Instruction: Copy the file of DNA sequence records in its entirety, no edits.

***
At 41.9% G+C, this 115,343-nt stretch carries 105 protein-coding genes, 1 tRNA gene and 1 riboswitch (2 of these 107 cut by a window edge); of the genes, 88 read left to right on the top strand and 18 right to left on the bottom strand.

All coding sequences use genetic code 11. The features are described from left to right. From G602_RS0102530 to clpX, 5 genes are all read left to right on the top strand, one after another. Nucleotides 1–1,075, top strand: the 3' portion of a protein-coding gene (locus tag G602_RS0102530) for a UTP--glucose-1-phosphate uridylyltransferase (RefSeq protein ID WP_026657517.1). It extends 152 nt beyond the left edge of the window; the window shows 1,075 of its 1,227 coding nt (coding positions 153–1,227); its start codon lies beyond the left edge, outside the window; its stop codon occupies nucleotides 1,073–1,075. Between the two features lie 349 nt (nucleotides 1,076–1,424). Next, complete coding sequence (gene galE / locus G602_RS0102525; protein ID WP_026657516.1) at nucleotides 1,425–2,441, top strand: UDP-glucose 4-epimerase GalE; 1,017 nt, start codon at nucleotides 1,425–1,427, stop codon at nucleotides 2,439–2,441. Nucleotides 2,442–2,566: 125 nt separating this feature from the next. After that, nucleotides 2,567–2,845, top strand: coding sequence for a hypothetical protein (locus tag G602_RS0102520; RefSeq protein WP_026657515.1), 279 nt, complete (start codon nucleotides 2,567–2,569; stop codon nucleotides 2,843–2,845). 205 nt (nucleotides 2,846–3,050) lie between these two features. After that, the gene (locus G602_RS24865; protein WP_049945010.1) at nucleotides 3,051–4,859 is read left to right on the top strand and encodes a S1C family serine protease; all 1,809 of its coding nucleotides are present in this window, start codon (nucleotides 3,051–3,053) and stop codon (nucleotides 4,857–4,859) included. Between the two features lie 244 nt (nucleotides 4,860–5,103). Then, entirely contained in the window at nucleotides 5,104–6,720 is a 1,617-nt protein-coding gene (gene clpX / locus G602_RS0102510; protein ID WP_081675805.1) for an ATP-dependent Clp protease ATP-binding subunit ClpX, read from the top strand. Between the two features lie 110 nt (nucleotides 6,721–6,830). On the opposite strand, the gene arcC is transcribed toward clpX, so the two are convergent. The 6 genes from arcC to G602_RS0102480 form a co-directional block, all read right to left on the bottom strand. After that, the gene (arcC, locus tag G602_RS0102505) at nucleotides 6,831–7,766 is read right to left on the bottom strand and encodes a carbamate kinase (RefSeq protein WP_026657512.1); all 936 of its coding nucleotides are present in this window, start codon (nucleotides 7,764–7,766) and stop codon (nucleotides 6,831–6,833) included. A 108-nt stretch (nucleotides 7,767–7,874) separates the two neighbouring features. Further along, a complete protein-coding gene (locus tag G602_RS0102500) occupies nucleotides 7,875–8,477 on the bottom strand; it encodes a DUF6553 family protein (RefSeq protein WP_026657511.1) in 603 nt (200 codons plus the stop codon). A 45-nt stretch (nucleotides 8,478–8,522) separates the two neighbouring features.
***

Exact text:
At 41.9% G+C, this 115,343-nt stretch carries 105 protein-coding genes, 1 tRNA gene and 1 riboswitch (2 of these 107 cut by a window edge); of the genes, 88 read left to right on the top strand and 18 right to left on the bottom strand.

All coding sequences use genetic code 11. The features are described from left to right. From G602_RS0102530 to clpX, 5 genes are all read left to right on the top strand, one after another. Nucleotides 1–1,075, top strand: the 3' portion of a protein-coding gene (locus tag G602_RS0102530) for a UTP--glucose-1-phosphate uridylyltransferase (RefSeq protein ID WP_026657517.1). It extends 152 nt beyond the left edge of the window; the window shows 1,075 of its 1,227 coding nt (coding positions 153–1,227); its start codon lies beyond the left edge, outside the window; its stop codon occupies nucleotides 1,073–1,075. Between the two features lie 349 nt (nucleotides 1,076–1,424). Next, complete coding sequence (gene galE / locus G602_RS0102525; protein ID WP_026657516.1) at nucleotides 1,425–2,441, top strand: UDP-glucose 4-epimerase GalE; 1,017 nt, start codon at nucleotides 1,425–1,427, stop codon at nucleotides 2,439–2,441. Nucleotides 2,442–2,566: 125 nt separating this feature from the next. After that, nucleotides 2,567–2,845, top strand: coding sequence for a hypothetical protein (locus tag G602_RS0102520; RefSeq protein WP_026657515.1), 279 nt, complete (start codon nucleotides 2,567–2,569; stop codon nucleotides 2,843–2,845). 205 nt (nucleotides 2,846–3,050) lie between these two features. After that, the gene (locus G602_RS24865; protein WP_049945010.1) at nucleotides 3,051–4,859 is read left to right on the top strand and encodes a S1C family serine protease; all 1,809 of its coding nucleotides are present in this window, start codon (nucleotides 3,051–3,053) and stop codon (nucleotides 4,857–4,859) included. Between the two features lie 244 nt (nucleotides 4,860–5,103). Then, entirely contained in the window at nucleotides 5,104–6,720 is a 1,617-nt protein-coding gene (gene clpX / locus G602_RS0102510; protein ID WP_081675805.1) for an ATP-dependent Clp protease ATP-binding subunit ClpX, read from the top strand. Between the two features lie 110 nt (nucleotides 6,721–6,830). On the opposite strand, the gene arcC is transcribed toward clpX, so the two are convergent. The 6 genes from arcC to G602_RS0102480 form a co-directional block, all read right to left on the bottom strand. After that, the gene (arcC, locus tag G602_RS0102505) at nucleotides 6,831–7,766 is read right to left on the bottom strand and encodes a carbamate kinase (RefSeq protein WP_026657512.1); all 936 of its coding nucleotides are present in this window, start codon (nucleotides 7,764–7,766) and stop codon (nucleotides 6,831–6,833) included. A 108-nt stretch (nucleotides 7,767–7,874) separates the two neighbouring features. Further along, a complete protein-coding gene (locus tag G602_RS0102500) occupies nucleotides 7,875–8,477 on the bottom strand; it encodes a DUF6553 family protein (RefSeq protein WP_026657511.1) in 603 nt (200 codons plus the stop codon). A 45-nt stretch (nucleotides 8,478–8,522) separates the two neighbouring features.